The video tutorial shows you in more detail how to record these macros in Excel.
Step 4 – Create the ‘Turn Off’ button
With the MF_Module_On? cell in place and the two macros written, we’ll now create our dynamic, in-cell button. To do this, first select which cell will contain the button. I’ll use cell H4.
In cell H4, I enter the following logic: =IF(MF_Module_On? = 1, “Turn Off”, “”). What this logic says, is if the value in the MF_Module_On? cell is equal to 1 (i.e. the module is currently on), then have cell H4 output “Turn Off”, otherwise leave the cell blank.
With the above logic written, I now need to add conditional formatting that will turn the cell background red with white font when the module is on. To do this, I go to ‘Home>Conditional Formatting>New Rule>Use a Formula to determine which cells to format’. I click the ‘Format values where this formula is true:’ box and enter =MF_Module_ON? = 1. I then, click the ‘Format’ box and select a red background with a white font. After clicking ‘OK’, the cell will now be set to turn red with white font when the multifamily module is on.
With the conditional formatting in place, it’s time to add the button. Go to ‘Insert>Shapes>Rectangle’ and draw a rectangle exactly the same size and within the exact area of the cell H4. Then, with the newly added rectangle selected, change the rectangle’s background color and outline color to ‘No Outline’.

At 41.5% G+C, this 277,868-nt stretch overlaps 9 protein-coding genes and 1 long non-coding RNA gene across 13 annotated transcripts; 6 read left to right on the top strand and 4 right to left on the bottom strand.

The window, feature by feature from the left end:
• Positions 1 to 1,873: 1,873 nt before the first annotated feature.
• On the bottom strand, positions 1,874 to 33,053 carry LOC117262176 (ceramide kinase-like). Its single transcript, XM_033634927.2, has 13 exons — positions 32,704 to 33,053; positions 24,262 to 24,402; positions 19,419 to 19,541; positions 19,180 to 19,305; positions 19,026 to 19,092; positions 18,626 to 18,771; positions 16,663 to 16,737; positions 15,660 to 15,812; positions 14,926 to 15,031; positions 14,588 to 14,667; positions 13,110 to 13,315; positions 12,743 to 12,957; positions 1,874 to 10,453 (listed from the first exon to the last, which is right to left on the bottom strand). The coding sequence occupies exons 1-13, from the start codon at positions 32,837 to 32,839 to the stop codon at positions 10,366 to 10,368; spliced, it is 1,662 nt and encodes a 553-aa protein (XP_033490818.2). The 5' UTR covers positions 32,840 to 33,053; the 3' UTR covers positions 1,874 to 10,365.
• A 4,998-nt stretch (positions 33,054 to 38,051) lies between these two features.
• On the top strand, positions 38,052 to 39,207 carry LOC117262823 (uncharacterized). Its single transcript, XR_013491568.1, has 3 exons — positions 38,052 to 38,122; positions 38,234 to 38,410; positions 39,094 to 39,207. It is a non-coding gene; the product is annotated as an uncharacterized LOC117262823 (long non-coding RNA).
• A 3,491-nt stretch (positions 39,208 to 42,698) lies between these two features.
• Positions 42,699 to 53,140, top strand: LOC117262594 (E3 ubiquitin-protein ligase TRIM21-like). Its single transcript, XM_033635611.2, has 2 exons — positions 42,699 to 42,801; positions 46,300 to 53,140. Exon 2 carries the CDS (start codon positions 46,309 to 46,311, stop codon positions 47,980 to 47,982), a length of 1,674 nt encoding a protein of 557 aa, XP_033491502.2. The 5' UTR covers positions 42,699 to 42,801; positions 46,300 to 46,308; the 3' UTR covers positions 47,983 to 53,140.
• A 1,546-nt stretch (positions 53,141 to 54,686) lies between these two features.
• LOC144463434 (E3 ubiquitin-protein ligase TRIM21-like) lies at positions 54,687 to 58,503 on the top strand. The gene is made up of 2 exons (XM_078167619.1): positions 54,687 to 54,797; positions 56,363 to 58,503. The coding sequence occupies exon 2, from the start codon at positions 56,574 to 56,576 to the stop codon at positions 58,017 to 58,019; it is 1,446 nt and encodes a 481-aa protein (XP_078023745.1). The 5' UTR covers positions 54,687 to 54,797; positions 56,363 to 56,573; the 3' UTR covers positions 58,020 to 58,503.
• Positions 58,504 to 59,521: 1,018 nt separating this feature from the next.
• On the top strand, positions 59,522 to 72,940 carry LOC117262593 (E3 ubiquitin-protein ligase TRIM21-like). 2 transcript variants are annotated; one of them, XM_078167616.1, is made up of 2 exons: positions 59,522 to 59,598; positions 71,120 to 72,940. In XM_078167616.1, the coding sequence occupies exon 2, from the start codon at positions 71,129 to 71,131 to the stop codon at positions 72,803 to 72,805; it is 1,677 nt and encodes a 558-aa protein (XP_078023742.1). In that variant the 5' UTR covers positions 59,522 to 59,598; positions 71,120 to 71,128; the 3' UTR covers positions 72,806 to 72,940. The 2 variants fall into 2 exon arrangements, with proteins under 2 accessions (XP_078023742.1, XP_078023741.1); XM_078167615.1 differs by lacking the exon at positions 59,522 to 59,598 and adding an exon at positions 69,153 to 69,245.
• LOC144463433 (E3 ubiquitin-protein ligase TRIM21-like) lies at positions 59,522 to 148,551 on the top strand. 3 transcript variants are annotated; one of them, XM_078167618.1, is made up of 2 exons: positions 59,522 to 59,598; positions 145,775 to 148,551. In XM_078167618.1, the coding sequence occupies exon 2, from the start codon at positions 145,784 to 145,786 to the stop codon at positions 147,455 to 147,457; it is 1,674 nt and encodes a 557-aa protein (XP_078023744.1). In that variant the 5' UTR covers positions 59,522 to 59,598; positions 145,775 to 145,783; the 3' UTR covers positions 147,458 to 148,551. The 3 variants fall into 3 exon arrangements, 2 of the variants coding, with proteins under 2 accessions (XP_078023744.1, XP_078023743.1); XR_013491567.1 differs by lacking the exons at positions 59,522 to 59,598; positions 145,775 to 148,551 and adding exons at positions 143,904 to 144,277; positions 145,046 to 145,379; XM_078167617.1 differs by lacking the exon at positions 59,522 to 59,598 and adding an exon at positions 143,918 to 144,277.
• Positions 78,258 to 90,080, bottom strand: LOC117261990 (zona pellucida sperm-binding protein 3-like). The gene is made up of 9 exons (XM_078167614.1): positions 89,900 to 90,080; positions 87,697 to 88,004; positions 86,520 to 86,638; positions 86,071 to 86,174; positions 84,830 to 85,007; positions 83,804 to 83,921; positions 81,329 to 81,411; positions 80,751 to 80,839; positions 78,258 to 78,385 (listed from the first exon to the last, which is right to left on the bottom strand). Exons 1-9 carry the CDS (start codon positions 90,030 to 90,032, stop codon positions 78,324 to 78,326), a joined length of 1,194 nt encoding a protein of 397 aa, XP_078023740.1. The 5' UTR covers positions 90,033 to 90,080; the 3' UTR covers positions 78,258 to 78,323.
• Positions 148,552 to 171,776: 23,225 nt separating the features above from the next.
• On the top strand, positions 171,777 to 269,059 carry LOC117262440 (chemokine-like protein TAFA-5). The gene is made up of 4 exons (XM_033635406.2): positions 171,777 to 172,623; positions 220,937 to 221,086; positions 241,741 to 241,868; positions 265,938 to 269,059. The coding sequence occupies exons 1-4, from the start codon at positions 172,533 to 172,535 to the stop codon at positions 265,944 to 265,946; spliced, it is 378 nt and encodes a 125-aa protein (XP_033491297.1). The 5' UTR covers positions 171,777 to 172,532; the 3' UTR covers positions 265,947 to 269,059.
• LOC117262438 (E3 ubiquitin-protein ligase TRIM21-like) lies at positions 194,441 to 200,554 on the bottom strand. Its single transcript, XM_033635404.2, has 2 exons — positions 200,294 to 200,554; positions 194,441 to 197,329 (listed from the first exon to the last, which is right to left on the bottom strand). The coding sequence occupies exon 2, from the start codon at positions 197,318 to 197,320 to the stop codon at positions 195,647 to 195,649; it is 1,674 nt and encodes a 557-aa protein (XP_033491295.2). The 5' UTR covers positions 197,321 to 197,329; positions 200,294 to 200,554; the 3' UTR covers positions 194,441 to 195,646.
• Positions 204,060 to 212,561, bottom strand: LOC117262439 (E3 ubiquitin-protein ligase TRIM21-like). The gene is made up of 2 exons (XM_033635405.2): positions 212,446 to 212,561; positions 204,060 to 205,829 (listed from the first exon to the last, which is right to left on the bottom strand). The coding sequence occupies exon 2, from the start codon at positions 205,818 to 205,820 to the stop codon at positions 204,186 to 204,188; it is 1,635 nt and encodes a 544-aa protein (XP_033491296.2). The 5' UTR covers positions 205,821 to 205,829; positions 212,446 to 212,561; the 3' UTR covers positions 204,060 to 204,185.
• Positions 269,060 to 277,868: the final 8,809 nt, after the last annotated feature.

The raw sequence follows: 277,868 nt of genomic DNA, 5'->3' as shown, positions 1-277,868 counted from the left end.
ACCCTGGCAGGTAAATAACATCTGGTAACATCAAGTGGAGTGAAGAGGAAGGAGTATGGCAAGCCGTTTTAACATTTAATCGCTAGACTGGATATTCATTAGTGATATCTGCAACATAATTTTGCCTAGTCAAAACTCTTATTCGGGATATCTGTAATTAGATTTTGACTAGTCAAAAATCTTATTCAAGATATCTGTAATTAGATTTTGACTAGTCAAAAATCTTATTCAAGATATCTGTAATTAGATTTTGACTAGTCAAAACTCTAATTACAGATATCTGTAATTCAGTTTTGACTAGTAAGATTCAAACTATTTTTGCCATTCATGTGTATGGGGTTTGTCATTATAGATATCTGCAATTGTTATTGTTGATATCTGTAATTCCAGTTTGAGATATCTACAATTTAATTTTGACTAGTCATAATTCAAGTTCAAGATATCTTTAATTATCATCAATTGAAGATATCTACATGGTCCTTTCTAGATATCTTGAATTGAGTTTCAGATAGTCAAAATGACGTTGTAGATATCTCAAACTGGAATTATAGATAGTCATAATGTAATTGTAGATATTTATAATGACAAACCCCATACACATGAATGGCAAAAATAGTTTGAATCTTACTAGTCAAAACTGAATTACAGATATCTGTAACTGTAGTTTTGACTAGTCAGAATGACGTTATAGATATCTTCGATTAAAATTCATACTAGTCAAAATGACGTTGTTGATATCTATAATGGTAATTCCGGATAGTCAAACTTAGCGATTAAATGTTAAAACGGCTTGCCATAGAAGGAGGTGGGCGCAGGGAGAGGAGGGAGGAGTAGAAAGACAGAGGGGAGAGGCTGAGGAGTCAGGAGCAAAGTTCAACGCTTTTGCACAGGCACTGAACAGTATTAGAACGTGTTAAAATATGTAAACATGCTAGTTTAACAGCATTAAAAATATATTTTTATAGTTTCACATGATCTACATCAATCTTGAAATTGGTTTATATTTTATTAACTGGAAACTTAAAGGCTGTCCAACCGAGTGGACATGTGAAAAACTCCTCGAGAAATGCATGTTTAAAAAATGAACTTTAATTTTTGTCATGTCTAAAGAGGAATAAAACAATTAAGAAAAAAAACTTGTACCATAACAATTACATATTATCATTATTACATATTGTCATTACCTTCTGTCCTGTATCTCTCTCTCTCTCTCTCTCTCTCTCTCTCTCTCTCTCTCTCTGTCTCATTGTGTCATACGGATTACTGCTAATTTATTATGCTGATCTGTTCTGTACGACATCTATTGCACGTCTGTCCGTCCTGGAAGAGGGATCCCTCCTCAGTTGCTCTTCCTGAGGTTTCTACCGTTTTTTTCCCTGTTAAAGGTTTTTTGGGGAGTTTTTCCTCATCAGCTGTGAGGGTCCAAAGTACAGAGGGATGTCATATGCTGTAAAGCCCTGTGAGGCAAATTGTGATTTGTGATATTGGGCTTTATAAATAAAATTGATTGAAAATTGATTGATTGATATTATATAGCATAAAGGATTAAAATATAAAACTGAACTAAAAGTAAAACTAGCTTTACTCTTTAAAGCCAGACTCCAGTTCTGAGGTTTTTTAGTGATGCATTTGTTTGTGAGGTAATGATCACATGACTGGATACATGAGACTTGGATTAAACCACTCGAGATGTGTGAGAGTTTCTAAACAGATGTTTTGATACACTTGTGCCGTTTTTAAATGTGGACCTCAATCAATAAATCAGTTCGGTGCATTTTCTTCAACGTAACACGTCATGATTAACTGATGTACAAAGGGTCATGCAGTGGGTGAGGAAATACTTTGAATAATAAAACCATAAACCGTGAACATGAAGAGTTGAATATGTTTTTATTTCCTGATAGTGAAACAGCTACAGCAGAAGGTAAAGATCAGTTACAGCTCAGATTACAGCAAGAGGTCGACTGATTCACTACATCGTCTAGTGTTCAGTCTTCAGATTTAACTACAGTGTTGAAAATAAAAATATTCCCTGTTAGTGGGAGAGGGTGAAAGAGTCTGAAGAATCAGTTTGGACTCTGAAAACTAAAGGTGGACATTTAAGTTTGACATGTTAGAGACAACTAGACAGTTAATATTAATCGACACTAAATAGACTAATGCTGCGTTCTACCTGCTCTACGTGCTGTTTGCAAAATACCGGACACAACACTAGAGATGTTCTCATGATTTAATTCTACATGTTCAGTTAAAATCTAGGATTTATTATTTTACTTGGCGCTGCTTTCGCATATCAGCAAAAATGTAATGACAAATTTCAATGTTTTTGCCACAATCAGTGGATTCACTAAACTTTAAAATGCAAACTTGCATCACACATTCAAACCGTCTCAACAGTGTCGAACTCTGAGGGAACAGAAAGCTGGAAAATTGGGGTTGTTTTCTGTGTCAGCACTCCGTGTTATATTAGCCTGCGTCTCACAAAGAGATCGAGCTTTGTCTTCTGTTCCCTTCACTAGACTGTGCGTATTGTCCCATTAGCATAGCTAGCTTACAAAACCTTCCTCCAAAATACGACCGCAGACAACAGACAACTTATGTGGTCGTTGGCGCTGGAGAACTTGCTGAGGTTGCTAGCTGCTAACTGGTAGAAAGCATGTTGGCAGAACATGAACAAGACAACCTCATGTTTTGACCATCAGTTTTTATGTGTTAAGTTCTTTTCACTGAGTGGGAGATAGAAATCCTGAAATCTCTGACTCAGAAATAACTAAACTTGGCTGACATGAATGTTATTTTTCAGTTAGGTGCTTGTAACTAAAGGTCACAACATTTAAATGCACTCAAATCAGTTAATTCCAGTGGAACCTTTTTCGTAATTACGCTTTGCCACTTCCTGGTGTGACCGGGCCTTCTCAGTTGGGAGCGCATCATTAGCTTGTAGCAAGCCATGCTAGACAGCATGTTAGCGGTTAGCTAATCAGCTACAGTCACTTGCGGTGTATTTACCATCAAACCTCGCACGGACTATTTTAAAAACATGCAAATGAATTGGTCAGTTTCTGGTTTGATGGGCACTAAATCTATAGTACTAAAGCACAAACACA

Finally, select the now invisible rectangle, right-click, and select ‘Assign Macro’. Choose the macro you wrote to turn off the multifamily module – in my case the macro is called MF_Module_Off.
Fun Fact: I use the In-cell button technique in my All-in-One model. Go download the model, head to the S&U tab (the tab only becomes visible with the Development module active), and change the assumed LTC. You’ll see a box appear asking you to recalculate the construction interest.
When the multifamily module is on, the button should be red with the words “Turn Off”. You should be able to click it, which will consequently hide the MF tabs and the button will disappear.
Step 5 – Create the On/Off Toggle
Steps to creating the toggle are substantially similar to creating the button, only there will be two buttons. One button turns the multifamily module on, and the other button turns the multifamily module off. It is a toggle, because the conditional formatting logic is such that the background color and font color change in each cell depending on whether the module is on or off.
First select which two adjacent cells will contain the ‘On’ and ‘Off’ toggles. I’ll use cell G7 for ‘Off’ and H7 for ‘On’. Type “Off” in cell G7 and “On” in cell H7. Next, change the base formatting for both cells to a dark background with light font. In this case, I’ll use a dark green background with a white font.